Illness forced Chevrolet to retire in 1938. He and his wife lived in a small Florida apartment but the humid climate accelerated his decline in health and he returned to Detroit for a leg operation in early 1941. Complications forced a complete amputation from which Chevrolet never recovered. He died on June 6, 1941 at the age of 63. He was buried in Indianapolis, scene of his greatest racing triumph.
by Larry Roberts
January 02, 1998
Racing enthusiasts know that the Chevrolet name has a long history in motorsports. "Bow-tie" engines have won countless championships in stock cars, sprinters, drag racing and even at the Indy 500.
But it's doubtful that many of these same enthusiasts realize that just after the turn of the century, Chevrolet was the name of a nationally-famous race driver rather than a make of a car or an engine. Actually, there were three drivers by that name; the brothers Arthur, Gaston and the most famous of the trio, Louis.
Louis Chevrolet was born in Switzerland exactly 120 years ago and was the eldest of the three brothers. At an early age, he started his mechanical education as a bicycle mechanic and then moved on to work in the factories of Mors, Darracq, Hotchkiss and De Dion Bouton. He came to Montreal at the turn of the century and gravitated back to De Dion at its U.S. headquarters in Brooklyn. He then went to work for the Fiat outlet in Manhattan and this marked the beginning of his racing career.
Louis was assigned by the company to drive a 90 horsepower Fiat race car by virtue of the fact that he had been a chauffeur in Canada and his first contest was at the Hippodrome in nearby Morris Park. Today, the Hippodrome would be labeled a "sports complex" where all sorts of sporting events were held. He won the first race he entered, a miler, against all comers. Later in the day, he won the three-mile main event against the then-famous Walter Christie and the even better-known Barney Oldfield.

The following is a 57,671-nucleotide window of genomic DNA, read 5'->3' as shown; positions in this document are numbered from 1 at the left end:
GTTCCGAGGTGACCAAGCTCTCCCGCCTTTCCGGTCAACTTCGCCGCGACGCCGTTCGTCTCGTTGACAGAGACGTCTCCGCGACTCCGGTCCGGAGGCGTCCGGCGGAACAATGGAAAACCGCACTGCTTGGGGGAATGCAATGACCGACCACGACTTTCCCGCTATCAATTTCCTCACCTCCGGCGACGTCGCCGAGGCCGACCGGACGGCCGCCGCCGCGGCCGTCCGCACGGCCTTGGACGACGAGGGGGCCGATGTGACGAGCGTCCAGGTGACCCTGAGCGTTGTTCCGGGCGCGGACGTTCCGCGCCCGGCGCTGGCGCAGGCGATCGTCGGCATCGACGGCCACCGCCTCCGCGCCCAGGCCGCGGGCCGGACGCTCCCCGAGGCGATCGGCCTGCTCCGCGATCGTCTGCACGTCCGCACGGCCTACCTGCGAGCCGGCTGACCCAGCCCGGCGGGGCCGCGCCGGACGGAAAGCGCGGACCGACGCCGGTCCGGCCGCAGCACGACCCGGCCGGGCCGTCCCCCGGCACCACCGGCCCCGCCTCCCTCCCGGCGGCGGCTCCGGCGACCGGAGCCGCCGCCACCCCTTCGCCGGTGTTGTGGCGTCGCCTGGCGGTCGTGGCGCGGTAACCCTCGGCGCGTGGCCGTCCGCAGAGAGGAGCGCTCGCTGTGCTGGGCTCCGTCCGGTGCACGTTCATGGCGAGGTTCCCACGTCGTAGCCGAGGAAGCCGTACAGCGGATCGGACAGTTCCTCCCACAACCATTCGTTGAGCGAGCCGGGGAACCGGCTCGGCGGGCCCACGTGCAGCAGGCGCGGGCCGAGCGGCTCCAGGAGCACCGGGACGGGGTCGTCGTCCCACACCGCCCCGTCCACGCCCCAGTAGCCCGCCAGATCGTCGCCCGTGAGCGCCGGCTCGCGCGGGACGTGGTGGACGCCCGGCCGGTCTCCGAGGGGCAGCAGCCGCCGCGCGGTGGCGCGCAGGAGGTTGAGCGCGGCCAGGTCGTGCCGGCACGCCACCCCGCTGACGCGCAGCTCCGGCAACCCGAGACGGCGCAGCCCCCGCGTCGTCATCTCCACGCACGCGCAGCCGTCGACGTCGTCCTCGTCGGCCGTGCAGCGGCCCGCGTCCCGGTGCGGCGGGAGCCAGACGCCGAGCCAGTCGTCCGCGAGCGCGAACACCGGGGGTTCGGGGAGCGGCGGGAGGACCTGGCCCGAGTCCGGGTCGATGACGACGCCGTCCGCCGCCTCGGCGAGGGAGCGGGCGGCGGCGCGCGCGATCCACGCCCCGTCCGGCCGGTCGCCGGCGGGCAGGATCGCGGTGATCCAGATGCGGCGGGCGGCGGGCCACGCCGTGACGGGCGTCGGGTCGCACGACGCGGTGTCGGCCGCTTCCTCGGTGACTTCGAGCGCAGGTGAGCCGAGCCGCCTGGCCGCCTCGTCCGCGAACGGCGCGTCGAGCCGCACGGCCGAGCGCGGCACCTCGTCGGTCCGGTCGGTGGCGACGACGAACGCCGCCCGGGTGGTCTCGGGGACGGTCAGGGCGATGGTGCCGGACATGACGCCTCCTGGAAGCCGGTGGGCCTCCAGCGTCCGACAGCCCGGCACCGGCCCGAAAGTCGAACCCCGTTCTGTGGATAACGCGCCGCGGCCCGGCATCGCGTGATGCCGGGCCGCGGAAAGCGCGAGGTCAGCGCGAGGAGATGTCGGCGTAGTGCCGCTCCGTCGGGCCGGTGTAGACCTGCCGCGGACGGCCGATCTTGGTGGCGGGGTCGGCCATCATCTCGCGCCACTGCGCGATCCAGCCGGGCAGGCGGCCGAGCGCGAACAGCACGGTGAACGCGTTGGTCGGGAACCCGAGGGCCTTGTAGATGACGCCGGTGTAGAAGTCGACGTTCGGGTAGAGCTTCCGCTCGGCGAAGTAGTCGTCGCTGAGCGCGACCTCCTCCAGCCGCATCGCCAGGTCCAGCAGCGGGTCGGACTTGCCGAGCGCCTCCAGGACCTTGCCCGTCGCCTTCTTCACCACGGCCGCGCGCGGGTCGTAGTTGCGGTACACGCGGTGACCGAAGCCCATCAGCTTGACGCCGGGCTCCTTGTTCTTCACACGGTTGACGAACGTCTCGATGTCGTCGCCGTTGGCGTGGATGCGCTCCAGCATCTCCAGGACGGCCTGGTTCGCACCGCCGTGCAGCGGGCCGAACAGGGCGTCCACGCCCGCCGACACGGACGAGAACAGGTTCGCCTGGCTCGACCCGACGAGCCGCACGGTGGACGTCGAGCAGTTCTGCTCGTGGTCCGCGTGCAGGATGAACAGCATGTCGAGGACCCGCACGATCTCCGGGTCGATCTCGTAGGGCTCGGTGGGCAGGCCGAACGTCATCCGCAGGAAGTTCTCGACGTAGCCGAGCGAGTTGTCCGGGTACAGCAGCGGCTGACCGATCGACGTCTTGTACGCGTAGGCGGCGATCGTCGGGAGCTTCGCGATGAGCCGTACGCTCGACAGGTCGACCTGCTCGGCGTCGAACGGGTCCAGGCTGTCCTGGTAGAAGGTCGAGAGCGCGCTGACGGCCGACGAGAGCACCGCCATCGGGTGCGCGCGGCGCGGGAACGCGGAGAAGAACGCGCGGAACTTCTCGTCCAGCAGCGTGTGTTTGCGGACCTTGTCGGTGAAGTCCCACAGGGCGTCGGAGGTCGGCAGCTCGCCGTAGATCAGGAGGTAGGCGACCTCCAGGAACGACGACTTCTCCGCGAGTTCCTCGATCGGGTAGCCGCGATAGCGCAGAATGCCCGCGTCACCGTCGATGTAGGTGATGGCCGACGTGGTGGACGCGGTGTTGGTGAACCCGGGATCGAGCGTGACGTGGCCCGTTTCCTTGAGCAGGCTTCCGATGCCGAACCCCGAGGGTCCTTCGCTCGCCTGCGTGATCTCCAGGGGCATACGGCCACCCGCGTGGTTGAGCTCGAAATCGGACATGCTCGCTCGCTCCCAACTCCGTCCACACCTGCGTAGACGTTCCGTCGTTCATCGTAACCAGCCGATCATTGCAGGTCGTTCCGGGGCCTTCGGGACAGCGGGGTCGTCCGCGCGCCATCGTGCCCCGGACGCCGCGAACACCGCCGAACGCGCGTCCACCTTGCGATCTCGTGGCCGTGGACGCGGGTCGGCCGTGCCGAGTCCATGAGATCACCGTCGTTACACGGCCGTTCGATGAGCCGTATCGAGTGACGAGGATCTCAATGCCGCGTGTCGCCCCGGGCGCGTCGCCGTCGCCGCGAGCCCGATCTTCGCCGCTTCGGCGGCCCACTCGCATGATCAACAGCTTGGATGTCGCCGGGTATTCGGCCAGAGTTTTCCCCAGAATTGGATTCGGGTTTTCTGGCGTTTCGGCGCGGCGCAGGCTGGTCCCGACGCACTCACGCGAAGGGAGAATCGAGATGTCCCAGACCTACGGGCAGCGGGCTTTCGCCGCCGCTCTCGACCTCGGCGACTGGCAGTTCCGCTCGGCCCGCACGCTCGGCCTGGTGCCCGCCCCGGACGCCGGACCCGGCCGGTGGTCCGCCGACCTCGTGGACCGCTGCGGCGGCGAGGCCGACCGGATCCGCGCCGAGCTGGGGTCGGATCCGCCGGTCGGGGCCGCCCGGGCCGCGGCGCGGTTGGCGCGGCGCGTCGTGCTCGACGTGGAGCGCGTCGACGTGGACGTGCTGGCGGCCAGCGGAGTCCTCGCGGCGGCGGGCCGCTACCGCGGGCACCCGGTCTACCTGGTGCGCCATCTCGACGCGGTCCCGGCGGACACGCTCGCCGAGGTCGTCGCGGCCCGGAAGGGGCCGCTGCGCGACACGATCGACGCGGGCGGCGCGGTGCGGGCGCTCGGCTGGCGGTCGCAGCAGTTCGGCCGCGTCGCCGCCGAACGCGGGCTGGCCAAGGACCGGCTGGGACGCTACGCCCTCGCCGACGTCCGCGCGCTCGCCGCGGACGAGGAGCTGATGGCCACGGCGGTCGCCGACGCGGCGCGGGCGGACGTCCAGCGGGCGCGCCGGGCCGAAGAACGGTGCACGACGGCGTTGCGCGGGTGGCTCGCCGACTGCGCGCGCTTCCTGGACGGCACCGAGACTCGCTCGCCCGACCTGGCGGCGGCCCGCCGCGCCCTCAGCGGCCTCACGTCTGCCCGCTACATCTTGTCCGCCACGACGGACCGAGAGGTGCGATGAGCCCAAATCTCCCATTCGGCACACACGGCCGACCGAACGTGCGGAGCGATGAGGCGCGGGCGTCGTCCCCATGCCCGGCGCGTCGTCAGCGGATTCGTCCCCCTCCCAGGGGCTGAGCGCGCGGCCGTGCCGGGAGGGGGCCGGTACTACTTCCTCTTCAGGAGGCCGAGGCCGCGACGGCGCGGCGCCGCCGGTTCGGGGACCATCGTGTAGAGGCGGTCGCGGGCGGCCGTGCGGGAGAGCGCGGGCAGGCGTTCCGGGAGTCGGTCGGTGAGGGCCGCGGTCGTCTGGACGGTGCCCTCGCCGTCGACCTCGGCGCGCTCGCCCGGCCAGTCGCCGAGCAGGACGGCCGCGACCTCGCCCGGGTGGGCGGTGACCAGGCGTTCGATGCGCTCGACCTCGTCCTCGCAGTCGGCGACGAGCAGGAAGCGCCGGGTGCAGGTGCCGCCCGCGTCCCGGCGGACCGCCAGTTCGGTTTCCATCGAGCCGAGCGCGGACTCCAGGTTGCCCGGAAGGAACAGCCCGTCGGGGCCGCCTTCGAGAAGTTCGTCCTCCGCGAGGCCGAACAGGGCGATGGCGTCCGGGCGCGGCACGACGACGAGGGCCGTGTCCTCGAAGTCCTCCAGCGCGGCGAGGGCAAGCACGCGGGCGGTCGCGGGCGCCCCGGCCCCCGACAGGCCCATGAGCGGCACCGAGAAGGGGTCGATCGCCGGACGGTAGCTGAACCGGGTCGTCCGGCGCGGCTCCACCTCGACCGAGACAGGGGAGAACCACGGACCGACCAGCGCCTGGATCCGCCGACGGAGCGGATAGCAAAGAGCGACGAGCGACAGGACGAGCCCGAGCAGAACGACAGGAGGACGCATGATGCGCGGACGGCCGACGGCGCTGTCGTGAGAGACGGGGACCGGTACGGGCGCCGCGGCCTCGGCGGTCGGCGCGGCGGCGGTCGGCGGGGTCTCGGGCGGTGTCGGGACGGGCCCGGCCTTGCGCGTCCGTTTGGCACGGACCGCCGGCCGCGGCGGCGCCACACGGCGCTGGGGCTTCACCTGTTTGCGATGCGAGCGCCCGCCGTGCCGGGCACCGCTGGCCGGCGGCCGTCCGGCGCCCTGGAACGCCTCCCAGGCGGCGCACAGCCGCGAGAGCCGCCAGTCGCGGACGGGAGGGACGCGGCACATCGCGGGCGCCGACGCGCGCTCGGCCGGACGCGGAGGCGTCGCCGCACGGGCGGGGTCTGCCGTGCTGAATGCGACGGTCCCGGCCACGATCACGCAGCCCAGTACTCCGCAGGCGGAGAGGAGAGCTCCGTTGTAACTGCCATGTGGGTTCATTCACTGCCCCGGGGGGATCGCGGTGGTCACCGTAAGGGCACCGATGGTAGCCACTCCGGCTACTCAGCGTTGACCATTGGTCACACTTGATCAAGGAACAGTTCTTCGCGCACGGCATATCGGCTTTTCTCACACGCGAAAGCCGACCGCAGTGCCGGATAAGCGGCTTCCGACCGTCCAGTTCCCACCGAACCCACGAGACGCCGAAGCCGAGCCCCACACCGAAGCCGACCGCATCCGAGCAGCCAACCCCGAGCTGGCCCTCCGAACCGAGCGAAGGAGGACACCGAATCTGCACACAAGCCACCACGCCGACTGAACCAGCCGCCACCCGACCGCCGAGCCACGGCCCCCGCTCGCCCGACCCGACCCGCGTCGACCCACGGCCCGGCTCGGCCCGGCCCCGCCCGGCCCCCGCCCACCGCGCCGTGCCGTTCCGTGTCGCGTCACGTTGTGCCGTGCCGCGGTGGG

In the course of his early career as a driver, Louis Chevrolet built a Darracq-powered Land Speed Record car which he drove to a world-record of 119 MPH in 1906. He also joined a traveling "troupe" of race cars and drivers that barnstormed around the country performing at county fairs and horse tracks. When his younger brothers were old enough to be on their own, he brought them over to join him. As time went by, Arthur and Gaston both became skilled drivers, but early day reports sometimes failed to mention which of the three brothers took the checkered flag first, stating simply that "...Chevrolet won at record speed."
When Louis became a team driver for Buick in 1907, he was hired by its CEO William Durant who later went on to form General Motors. After losing control of the corporation two years after it was formed, Durant needed a well-known name to attract retail buyers as well as the investment capital to form a corporation large enough to recapture GM. In 1910, Louis and Durant formed the Chevrolet Motor Company which the financier used to regain control of General Motors a few years later.
But Chevrolet wasn't cut out to be a corporate giant and in 1914 he formed the Frontenac Motor Corp., ostensibly to produce high-class touring cars. But in truth, his energy was directed toward fielding a team of Cornelian race cars for the Blood Brothers Machine Co. His designs were winners, but the Blood Brothers soon redirected their own energies toward the production of specialized auto parts and Chevrolet was back designing and building his own race cars. He was an early advocate and user of aluminum in race engine construction and his 1916 Indy racer used an alloy block, head, pistons and various other ancillary parts in an age where cast iron was the material of choice.
Louis stopped driving after his brother Arthur was badly hurt at Indianapolis in 1920 and his second brother, Gaston, was killed in a track accident in California later that same year.
But Louis stayed in the race car business and produced high-tech conversions for Ford Model T engines that were competitive until the end of the '20s when specially-built race engines like the Duesenberg and Miller overshadowed them.
Louis Chevrolet spent his declining years designing airplane engines and other mechanical devices and died in 1941 at age 63. And like so many other pioneers of the auto business, his name remains, but none of his achievements mark his place in the history of the industry.